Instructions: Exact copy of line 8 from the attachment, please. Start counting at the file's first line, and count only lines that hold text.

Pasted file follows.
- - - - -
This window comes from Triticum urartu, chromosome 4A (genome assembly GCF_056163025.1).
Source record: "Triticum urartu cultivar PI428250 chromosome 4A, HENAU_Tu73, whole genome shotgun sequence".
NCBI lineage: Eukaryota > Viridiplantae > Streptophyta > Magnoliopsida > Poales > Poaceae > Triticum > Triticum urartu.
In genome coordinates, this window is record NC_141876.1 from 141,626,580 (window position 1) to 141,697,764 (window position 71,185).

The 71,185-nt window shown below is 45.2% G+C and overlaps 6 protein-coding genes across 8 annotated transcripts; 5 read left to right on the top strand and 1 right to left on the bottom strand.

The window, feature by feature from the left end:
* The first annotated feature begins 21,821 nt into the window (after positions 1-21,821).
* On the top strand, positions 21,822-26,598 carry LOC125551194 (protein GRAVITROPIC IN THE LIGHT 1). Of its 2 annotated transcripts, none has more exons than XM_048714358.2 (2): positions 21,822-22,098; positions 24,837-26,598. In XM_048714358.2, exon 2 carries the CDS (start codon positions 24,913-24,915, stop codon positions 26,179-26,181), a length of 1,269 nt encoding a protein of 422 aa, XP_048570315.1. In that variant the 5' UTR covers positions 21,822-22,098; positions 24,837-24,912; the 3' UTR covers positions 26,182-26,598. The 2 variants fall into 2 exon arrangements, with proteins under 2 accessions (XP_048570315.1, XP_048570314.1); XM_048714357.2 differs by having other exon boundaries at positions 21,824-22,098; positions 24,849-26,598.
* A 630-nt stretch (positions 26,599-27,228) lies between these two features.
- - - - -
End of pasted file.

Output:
* On the top strand, positions 21,822-26,598 carry LOC125551194 (protein GRAVITROPIC IN THE LIGHT 1). Of its 2 annotated transcripts, none has more exons than XM_048714358.2 (2): positions 21,822-22,098; positions 24,837-26,598. In XM_048714358.2, exon 2 carries the CDS (start codon positions 24,913-24,915, stop codon positions 26,179-26,181), a length of 1,269 nt encoding a protein of 422 aa, XP_048570315.1. In that variant the 5' UTR covers positions 21,822-22,098; positions 24,837-24,912; the 3' UTR covers positions 26,182-26,598. The 2 variants fall into 2 exon arrangements, with proteins under 2 accessions (XP_048570315.1, XP_048570314.1); XM_048714357.2 differs by having other exon boundaries at positions 21,824-22,098; positions 24,849-26,598.